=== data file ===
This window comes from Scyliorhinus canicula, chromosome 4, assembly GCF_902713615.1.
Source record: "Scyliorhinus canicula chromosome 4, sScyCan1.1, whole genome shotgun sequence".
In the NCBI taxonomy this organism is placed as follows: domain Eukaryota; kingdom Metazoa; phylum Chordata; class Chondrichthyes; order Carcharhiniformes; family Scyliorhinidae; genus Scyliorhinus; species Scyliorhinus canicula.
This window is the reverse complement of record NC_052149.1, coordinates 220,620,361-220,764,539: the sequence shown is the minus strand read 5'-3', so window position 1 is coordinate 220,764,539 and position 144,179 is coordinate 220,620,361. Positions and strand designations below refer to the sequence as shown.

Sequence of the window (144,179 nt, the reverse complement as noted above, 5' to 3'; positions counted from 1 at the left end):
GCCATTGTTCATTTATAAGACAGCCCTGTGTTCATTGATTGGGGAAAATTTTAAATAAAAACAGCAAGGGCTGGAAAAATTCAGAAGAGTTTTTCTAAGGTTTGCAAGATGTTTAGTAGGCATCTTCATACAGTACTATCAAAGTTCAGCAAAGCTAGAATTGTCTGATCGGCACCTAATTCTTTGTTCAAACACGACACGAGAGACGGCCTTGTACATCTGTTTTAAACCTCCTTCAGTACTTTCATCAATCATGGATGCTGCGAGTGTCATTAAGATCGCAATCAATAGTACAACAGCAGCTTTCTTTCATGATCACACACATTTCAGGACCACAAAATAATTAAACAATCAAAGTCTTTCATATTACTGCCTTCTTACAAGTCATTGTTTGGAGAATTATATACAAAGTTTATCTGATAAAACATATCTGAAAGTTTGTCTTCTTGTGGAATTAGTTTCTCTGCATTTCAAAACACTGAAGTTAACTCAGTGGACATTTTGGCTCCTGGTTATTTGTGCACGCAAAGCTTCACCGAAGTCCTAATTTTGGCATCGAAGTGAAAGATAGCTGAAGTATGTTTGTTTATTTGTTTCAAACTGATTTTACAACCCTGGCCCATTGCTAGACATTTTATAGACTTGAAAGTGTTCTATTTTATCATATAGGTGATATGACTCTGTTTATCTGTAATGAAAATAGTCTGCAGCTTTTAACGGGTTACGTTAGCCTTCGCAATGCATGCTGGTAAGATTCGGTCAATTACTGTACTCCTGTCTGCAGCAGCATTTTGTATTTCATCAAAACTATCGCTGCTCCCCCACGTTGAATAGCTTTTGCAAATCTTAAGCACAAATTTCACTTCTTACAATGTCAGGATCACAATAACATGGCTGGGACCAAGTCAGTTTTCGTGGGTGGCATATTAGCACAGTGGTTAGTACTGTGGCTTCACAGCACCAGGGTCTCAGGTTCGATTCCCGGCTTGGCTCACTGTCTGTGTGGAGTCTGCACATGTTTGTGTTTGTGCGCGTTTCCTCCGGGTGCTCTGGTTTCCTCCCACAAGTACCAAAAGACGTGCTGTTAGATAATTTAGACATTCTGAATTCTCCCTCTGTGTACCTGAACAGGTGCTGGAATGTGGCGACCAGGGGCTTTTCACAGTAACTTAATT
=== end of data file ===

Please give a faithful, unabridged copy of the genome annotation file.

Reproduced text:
This window comes from Scyliorhinus canicula, chromosome 4, assembly GCF_902713615.1.
Source record: "Scyliorhinus canicula chromosome 4, sScyCan1.1, whole genome shotgun sequence".
In the NCBI taxonomy this organism is placed as follows: domain Eukaryota; kingdom Metazoa; phylum Chordata; class Chondrichthyes; order Carcharhiniformes; family Scyliorhinidae; genus Scyliorhinus; species Scyliorhinus canicula.
This window is the reverse complement of record NC_052149.1, coordinates 220,620,361-220,764,539: the sequence shown is the minus strand read 5'-3', so window position 1 is coordinate 220,764,539 and position 144,179 is coordinate 220,620,361. Positions and strand designations below refer to the sequence as shown.

Sequence of the window (144,179 nt, the reverse complement as noted above, 5' to 3'; positions counted from 1 at the left end):
GCCATTGTTCATTTATAAGACAGCCCTGTGTTCATTGATTGGGGAAAATTTTAAATAAAAACAGCAAGGGCTGGAAAAATTCAGAAGAGTTTTTCTAAGGTTTGCAAGATGTTTAGTAGGCATCTTCATACAGTACTATCAAAGTTCAGCAAAGCTAGAATTGTCTGATCGGCACCTAATTCTTTGTTCAAACACGACACGAGAGACGGCCTTGTACATCTGTTTTAAACCTCCTTCAGTACTTTCATCAATCATGGATGCTGCGAGTGTCATTAAGATCGCAATCAATAGTACAACAGCAGCTTTCTTTCATGATCACACACATTTCAGGACCACAAAATAATTAAACAATCAAAGTCTTTCATATTACTGCCTTCTTACAAGTCATTGTTTGGAGAATTATATACAAAGTTTATCTGATAAAACATATCTGAAAGTTTGTCTTCTTGTGGAATTAGTTTCTCTGCATTTCAAAACACTGAAGTTAACTCAGTGGACATTTTGGCTCCTGGTTATTTGTGCACGCAAAGCTTCACCGAAGTCCTAATTTTGGCATCGAAGTGAAAGATAGCTGAAGTATGTTTGTTTATTTGTTTCAAACTGATTTTACAACCCTGGCCCATTGCTAGACATTTTATAGACTTGAAAGTGTTCTATTTTATCATATAGGTGATATGACTCTGTTTATCTGTAATGAAAATAGTCTGCAGCTTTTAACGGGTTACGTTAGCCTTCGCAATGCATGCTGGTAAGATTCGGTCAATTACTGTACTCCTGTCTGCAGCAGCATTTTGTATTTCATCAAAACTATCGCTGCTCCCCCACGTTGAATAGCTTTTGCAAATCTTAAGCACAAATTTCACTTCTTACAATGTCAGGATCACAATAACATGGCTGGGACCAAGTCAGTTTTCGTGGGTGGCATATTAGCACAGTGGTTAGTACTGTGGCTTCACAGCACCAGGGTCTCAGGTTCGATTCCCGGCTTGGCTCACTGTCTGTGTGGAGTCTGCACATGTTTGTGTTTGTGCGCGTTTCCTCCGGGTGCTCTGGTTTCCTCCCACAAGTACCAAAAGACGTGCTGTTAGATAATTTAGACATTCTGAATTCTCCCTCTGTGTACCTGAACAGGTGCTGGAATGTGGCGACCAGGGGCTTTTCACAGTAACTTAATT